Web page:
The exchange rate of the euro versus the dollar and emerging market currencies of course has a massive impact on the attractiveness of certain segments of the equity market.
Maria Municchi of M&G Investments represented a peripheral Eurozone point of view, warning that the euro being a ‘non-competitive currency compared to the dollar’ could become a serious liability to European competitiveness on the longer term.
Figure below: The dollar-euro exchange rate. The euro is cheaper compared to the dollar now than at the start of the financial crisis in autumn 2008.
Current account surplus
She was challenged fiercely by Neptune’s European equity manager Rob Burnett. “The euro system is clearly competitive. Just look at its terms of trade. It’s posting a massive trading surplus with the rest of the world so it can clearly withstand the currency being at this level,” he said. “It’s true that a lower euro would lift the growth rate even higher, but I think the Eurozone can grow comfortably with the euro being at this level.”
Christian Suter of UBS Asset Management took a similar line. “The growing export of resources seen in the US will make the dollar appreciate again. This has taken the pressure to depreciate off the euro.”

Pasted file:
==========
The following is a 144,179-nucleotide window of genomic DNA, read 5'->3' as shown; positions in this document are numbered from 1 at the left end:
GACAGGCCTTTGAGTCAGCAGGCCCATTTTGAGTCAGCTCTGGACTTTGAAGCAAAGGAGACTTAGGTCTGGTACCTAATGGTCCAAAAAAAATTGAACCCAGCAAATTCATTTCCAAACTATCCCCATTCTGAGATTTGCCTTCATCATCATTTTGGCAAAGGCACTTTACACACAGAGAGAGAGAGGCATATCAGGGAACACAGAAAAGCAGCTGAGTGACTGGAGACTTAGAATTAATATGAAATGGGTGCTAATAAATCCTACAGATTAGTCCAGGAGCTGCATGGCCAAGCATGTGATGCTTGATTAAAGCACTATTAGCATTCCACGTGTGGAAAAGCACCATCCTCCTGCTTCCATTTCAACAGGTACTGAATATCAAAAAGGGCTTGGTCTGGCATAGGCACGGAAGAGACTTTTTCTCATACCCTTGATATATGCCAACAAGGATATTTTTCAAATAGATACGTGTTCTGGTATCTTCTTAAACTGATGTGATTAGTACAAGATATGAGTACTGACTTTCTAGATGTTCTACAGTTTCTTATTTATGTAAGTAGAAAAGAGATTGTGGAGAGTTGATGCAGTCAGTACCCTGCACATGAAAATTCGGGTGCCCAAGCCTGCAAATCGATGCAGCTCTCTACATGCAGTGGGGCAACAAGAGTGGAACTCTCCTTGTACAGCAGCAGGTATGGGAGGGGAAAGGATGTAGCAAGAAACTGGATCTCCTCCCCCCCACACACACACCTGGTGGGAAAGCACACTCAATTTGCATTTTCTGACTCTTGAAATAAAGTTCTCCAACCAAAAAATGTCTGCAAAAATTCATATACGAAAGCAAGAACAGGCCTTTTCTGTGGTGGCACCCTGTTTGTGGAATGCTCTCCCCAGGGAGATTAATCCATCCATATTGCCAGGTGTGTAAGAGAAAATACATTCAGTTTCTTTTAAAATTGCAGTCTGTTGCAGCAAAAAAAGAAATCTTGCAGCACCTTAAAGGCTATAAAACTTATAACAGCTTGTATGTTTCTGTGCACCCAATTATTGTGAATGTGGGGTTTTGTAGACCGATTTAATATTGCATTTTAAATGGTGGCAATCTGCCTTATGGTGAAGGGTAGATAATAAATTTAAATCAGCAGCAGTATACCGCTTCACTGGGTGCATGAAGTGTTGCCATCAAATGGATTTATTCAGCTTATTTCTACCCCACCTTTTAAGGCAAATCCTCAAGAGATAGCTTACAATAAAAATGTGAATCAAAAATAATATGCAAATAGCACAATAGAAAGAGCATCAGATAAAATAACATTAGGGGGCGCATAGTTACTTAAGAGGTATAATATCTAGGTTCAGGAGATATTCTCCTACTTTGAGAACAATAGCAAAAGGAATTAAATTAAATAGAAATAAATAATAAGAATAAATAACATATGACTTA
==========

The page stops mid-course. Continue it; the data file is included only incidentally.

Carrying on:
Periphery bouncing back
It is often argued that the European southern periphery desperately needs a cheaper euro to become competitive again. Neptune’s Burnett made quick work of this argument, reminding the audience all peripheral Eurozone countries now have current account surpluses. “It is surprising how fast exports have been growing there. Exports of Spain and Portugal have been growing faster than Germany’s percentage-wise,” he said.
Fund selectors attending Expert Investor Luxembourg seem not too worried about the price level of the euro. They indeed have unbroken faith in European equities, with 50% of them planning to increase allocation further. Only emerging and frontier market equities exceed the asset class in popularity. On the other hand, delegates are cautious in their outlook towards US stocks, with six in ten keeping their allocation unchanged and the remainder split between bulls and bears.
Delegates attending the conference intend to achieve quite some of this exposure through alternative equity funds. Half of them said they plan to increase their allocation to alternative ucits funds in both fixed income and equity.
Click here to see a slideshow of photos taken at Expert Investor Luxembourg.
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